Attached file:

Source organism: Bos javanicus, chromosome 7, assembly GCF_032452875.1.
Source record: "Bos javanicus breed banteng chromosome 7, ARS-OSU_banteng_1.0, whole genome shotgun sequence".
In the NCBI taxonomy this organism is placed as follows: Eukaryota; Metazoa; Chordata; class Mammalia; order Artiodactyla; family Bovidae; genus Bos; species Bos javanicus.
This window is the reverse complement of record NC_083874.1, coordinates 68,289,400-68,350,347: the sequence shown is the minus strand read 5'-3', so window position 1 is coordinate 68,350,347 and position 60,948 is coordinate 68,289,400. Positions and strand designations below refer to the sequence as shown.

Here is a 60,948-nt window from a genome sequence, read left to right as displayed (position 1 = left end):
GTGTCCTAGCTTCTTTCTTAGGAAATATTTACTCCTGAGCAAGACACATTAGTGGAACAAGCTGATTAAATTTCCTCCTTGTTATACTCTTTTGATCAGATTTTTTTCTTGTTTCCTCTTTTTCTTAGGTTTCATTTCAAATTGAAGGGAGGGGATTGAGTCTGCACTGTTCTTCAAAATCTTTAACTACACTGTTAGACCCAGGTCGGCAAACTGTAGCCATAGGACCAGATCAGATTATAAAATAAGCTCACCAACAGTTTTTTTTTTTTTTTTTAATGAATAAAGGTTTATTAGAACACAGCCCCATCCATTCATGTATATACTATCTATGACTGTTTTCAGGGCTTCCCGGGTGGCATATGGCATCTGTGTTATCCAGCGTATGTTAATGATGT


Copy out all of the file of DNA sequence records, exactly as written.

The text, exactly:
Source organism: Bos javanicus, chromosome 7, assembly GCF_032452875.1.
Source record: "Bos javanicus breed banteng chromosome 7, ARS-OSU_banteng_1.0, whole genome shotgun sequence".
In the NCBI taxonomy this organism is placed as follows: Eukaryota; Metazoa; Chordata; class Mammalia; order Artiodactyla; family Bovidae; genus Bos; species Bos javanicus.
This window is the reverse complement of record NC_083874.1, coordinates 68,289,400-68,350,347: the sequence shown is the minus strand read 5'-3', so window position 1 is coordinate 68,350,347 and position 60,948 is coordinate 68,289,400. Positions and strand designations below refer to the sequence as shown.

Here is a 60,948-nt window from a genome sequence, read left to right as displayed (position 1 = left end):
GTGTCCTAGCTTCTTTCTTAGGAAATATTTACTCCTGAGCAAGACACATTAGTGGAACAAGCTGATTAAATTTCCTCCTTGTTATACTCTTTTGATCAGATTTTTTTCTTGTTTCCTCTTTTTCTTAGGTTTCATTTCAAATTGAAGGGAGGGGATTGAGTCTGCACTGTTCTTCAAAATCTTTAACTACACTGTTAGACCCAGGTCGGCAAACTGTAGCCATAGGACCAGATCAGATTATAAAATAAGCTCACCAACAGTTTTTTTTTTTTTTTTTAATGAATAAAGGTTTATTAGAACACAGCCCCATCCATTCATGTATATACTATCTATGACTGTTTTCAGGGCTTCCCGGGTGGCATATGGCATCTGTGTTATCCAGCGTATGTTAATGATGT